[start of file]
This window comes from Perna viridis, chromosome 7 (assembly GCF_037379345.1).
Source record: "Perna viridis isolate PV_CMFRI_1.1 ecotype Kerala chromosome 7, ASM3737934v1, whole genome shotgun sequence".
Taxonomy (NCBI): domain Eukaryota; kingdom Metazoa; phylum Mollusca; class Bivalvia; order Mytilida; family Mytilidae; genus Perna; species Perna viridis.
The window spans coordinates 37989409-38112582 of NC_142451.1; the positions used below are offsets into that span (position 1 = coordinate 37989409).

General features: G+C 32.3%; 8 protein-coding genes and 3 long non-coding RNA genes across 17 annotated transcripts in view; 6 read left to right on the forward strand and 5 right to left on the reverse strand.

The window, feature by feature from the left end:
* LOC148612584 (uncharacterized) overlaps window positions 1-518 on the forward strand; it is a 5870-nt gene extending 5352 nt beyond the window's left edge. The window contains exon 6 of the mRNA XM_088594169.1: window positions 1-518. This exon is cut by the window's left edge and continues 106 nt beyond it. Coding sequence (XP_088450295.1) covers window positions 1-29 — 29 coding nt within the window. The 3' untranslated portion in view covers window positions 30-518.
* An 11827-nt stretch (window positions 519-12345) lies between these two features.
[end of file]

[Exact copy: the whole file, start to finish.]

This window comes from Perna viridis, chromosome 7 (assembly GCF_037379345.1).
Source record: "Perna viridis isolate PV_CMFRI_1.1 ecotype Kerala chromosome 7, ASM3737934v1, whole genome shotgun sequence".
Taxonomy (NCBI): domain Eukaryota; kingdom Metazoa; phylum Mollusca; class Bivalvia; order Mytilida; family Mytilidae; genus Perna; species Perna viridis.
The window spans coordinates 37989409-38112582 of NC_142451.1; the positions used below are offsets into that span (position 1 = coordinate 37989409).

General features: G+C 32.3%; 8 protein-coding genes and 3 long non-coding RNA genes across 17 annotated transcripts in view; 6 read left to right on the forward strand and 5 right to left on the reverse strand.

The window, feature by feature from the left end:
* LOC148612584 (uncharacterized) overlaps window positions 1-518 on the forward strand; it is a 5870-nt gene extending 5352 nt beyond the window's left edge. The window contains exon 6 of the mRNA XM_088594169.1: window positions 1-518. This exon is cut by the window's left edge and continues 106 nt beyond it. Coding sequence (XP_088450295.1) covers window positions 1-29 — 29 coding nt within the window. The 3' untranslated portion in view covers window positions 30-518.
* An 11827-nt stretch (window positions 519-12345) lies between these two features.